USS Indianapolis Sailors Survived a Sinking and the Worst Shark Attack in Human History

USS Indianapolis Sailors Survived a Sinking and the Worst Shark Attack in Human History

Wesley Messamore - June 17, 2017

The USS Indianapolis (CL/CA-35) was a very fine vessel with a very special history of service in the U.S. Navy. The ship saw more than her fair share of combat, and her last fight before she was sunk by a Japanese sub without a fight, was at the Battle of Okinawa from April – June 1945.

Following the battle, the Indianapolis was sent back to San Francisco for badly needed major repair work and an overhaul, then Captain Charles B. McVay III was ordered to sail to Pearl Harbor on July 16.

Traveling to Honolulu at an average speed of 29 knots (33 mph), the cruiser set a speed record of 74.5 hours for the trip from San Francisco to Pearl Harbor which still stands to this day.

USS Indianapolis Sailors Survived a Sinking and the Worst Shark Attack in Human History
The mushroom cloud over Hiroshima after the dropping of Little Boy. Enola Gay Tail Gunner S/Sgt. George R. (Bob) Caron

There it took on a heavily guarded, sealed box, containing the atomic bomb parts and the enriched uranium (then about half the world’s total supply of Uranium-235) needed for the atomic bomb, Little Boy, which would be dropped on Hiroshima by the Enola Gay, in a terrifying and history-making display of the United States’ raw, unmatched military and scientific superpower.

Once the contents for this secret new super weapon were loaded onto the ship, the crew set off for Tinian Island in the South Pacific, where the package would be delivered, reaching the island on July 26th, then moving on as ordered to drop off crew members whose tours of duty were ending in Guam and pick up new sailors.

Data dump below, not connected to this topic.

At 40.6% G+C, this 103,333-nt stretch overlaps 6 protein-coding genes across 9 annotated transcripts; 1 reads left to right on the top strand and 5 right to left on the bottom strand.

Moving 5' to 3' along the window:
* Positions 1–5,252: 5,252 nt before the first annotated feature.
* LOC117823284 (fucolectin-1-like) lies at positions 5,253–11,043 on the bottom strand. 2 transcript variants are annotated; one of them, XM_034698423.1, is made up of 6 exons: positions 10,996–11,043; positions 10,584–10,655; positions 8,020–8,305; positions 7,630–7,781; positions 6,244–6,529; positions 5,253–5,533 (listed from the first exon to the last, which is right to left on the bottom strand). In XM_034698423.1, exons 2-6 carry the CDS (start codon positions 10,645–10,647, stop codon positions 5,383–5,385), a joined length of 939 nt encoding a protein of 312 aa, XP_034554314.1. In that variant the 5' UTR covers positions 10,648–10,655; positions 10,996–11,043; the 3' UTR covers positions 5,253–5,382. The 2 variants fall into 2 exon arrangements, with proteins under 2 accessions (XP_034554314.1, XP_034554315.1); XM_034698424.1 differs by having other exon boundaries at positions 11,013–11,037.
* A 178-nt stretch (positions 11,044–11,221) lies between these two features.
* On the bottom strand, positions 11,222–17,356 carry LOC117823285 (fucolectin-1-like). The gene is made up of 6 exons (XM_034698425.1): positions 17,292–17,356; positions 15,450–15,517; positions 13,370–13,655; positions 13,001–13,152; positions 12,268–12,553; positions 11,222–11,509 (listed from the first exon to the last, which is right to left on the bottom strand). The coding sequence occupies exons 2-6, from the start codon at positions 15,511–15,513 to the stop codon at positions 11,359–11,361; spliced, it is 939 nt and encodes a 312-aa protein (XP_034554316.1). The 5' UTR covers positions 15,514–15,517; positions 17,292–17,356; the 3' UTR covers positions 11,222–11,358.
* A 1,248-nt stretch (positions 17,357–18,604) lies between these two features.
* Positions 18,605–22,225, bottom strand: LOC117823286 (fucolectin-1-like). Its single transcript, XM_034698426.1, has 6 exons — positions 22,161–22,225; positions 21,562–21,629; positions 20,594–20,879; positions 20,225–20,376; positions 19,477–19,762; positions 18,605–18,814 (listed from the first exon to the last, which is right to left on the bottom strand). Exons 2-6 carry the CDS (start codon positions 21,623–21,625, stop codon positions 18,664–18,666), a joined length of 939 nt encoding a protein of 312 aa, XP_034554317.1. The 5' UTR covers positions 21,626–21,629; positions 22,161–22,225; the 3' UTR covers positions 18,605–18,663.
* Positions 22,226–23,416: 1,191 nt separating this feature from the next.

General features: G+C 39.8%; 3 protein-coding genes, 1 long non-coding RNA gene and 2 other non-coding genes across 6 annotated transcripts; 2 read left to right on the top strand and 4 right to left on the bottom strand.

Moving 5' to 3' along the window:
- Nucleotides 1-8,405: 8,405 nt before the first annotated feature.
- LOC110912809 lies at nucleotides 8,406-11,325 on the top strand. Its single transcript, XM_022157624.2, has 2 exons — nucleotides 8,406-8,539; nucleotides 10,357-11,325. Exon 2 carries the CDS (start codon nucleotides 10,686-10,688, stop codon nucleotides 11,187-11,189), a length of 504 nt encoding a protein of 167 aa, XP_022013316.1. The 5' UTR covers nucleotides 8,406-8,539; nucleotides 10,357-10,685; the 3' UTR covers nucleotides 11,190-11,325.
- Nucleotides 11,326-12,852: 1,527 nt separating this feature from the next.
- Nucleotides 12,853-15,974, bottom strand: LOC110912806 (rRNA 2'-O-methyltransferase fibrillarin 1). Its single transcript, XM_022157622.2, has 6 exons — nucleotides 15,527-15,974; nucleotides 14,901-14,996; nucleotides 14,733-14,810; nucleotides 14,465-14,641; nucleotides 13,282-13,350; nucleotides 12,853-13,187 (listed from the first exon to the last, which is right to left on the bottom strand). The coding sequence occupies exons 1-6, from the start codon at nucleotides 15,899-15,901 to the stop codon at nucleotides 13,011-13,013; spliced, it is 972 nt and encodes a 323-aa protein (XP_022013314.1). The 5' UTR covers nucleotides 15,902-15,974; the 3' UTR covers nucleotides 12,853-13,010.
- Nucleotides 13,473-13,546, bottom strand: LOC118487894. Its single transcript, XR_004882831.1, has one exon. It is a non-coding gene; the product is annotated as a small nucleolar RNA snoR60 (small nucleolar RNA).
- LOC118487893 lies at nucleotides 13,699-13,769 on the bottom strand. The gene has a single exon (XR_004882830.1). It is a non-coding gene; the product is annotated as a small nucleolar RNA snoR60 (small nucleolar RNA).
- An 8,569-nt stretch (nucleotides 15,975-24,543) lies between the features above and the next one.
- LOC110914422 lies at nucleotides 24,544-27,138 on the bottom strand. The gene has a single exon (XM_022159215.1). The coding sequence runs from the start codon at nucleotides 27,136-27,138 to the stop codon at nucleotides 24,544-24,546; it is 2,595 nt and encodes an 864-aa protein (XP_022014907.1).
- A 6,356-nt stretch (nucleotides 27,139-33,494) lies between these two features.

USS Indianapolis Sailors Survived a Sinking and the Worst Shark Attack in Human History
I-58(II), modified B type 2 of submarine of the Imperial Japanese Navy, on trial run inside the Tokyo Bay, unknown, maybe Yokosuka Naval Arsenal

USS Indianapolis was then supposed to sail for Leyte where her crew would receive training before moving on to Okinawa again to join Vice Admiral Jesse B. Oldendorf’s Task Force 95 for the mission there.

On that fateful night of July 30, 1945, about 500 miles off the eastern coast of the Philippines, a Japanese submarine, I-58, under the command of Mochitsura Hashimoto, sank the USS Indianapolis, a Portland-class cruiser in the United States Navy, ultimately causing the greatest casualty rate from a single attack in American naval history.

The Japanese sub had spotted the U.S. cruiser and launched a torpedo, striking the Indianapolis on the starboard bow, blowing nearly 65 feet of the Indianapolis out of the water and sending a tank holding 3,500 gallons of aviation fuel off into a pillar of fire erupting several hundred feet into the night sky.

Then a second torpedo from I-58 hit nearer to midship, igniting fuel tanks and powder magazines and causing a chain reaction of explosions that tore the hull of the Indianapolis in two. Still moving through the ocean at 17 knots, the Indianapolis took on massive amounts of water and the ship sank in just 12 minutes.